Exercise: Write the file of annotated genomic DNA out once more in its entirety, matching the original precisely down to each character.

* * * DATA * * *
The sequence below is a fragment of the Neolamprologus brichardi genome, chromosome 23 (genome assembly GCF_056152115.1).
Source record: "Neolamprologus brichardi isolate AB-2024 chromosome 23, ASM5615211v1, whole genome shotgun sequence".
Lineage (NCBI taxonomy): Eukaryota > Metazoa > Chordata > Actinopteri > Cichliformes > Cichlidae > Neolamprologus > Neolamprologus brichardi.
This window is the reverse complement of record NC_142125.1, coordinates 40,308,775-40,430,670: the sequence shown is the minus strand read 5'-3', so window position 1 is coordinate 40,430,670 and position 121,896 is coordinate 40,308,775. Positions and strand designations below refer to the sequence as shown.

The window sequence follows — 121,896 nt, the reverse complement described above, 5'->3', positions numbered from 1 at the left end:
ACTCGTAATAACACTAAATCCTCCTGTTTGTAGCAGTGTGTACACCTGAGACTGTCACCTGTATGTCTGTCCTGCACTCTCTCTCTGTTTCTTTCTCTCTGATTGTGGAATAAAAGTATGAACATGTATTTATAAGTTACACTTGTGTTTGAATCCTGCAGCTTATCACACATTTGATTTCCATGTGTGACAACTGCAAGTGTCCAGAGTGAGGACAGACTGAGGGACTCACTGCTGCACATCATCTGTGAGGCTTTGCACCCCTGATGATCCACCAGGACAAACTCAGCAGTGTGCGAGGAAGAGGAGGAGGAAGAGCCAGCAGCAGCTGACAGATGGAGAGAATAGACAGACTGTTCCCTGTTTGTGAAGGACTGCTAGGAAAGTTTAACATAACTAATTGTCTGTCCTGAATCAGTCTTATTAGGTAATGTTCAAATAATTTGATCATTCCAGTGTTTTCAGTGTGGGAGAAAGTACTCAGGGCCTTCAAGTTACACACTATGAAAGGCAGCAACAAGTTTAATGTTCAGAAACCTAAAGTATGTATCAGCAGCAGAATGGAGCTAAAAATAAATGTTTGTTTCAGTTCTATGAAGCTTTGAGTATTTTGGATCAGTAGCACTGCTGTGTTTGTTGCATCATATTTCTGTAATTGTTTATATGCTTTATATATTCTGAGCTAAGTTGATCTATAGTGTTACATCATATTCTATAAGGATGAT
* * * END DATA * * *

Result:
The sequence below is a fragment of the Neolamprologus brichardi genome, chromosome 23 (genome assembly GCF_056152115.1).
Source record: "Neolamprologus brichardi isolate AB-2024 chromosome 23, ASM5615211v1, whole genome shotgun sequence".
Lineage (NCBI taxonomy): Eukaryota > Metazoa > Chordata > Actinopteri > Cichliformes > Cichlidae > Neolamprologus > Neolamprologus brichardi.
This window is the reverse complement of record NC_142125.1, coordinates 40,308,775-40,430,670: the sequence shown is the minus strand read 5'-3', so window position 1 is coordinate 40,430,670 and position 121,896 is coordinate 40,308,775. Positions and strand designations below refer to the sequence as shown.

The window sequence follows — 121,896 nt, the reverse complement described above, 5'->3', positions numbered from 1 at the left end:
ACTCGTAATAACACTAAATCCTCCTGTTTGTAGCAGTGTGTACACCTGAGACTGTCACCTGTATGTCTGTCCTGCACTCTCTCTCTGTTTCTTTCTCTCTGATTGTGGAATAAAAGTATGAACATGTATTTATAAGTTACACTTGTGTTTGAATCCTGCAGCTTATCACACATTTGATTTCCATGTGTGACAACTGCAAGTGTCCAGAGTGAGGACAGACTGAGGGACTCACTGCTGCACATCATCTGTGAGGCTTTGCACCCCTGATGATCCACCAGGACAAACTCAGCAGTGTGCGAGGAAGAGGAGGAGGAAGAGCCAGCAGCAGCTGACAGATGGAGAGAATAGACAGACTGTTCCCTGTTTGTGAAGGACTGCTAGGAAAGTTTAACATAACTAATTGTCTGTCCTGAATCAGTCTTATTAGGTAATGTTCAAATAATTTGATCATTCCAGTGTTTTCAGTGTGGGAGAAAGTACTCAGGGCCTTCAAGTTACACACTATGAAAGGCAGCAACAAGTTTAATGTTCAGAAACCTAAAGTATGTATCAGCAGCAGAATGGAGCTAAAAATAAATGTTTGTTTCAGTTCTATGAAGCTTTGAGTATTTTGGATCAGTAGCACTGCTGTGTTTGTTGCATCATATTTCTGTAATTGTTTATATGCTTTATATATTCTGAGCTAAGTTGATCTATAGTGTTACATCATATTCTATAAGGATGAT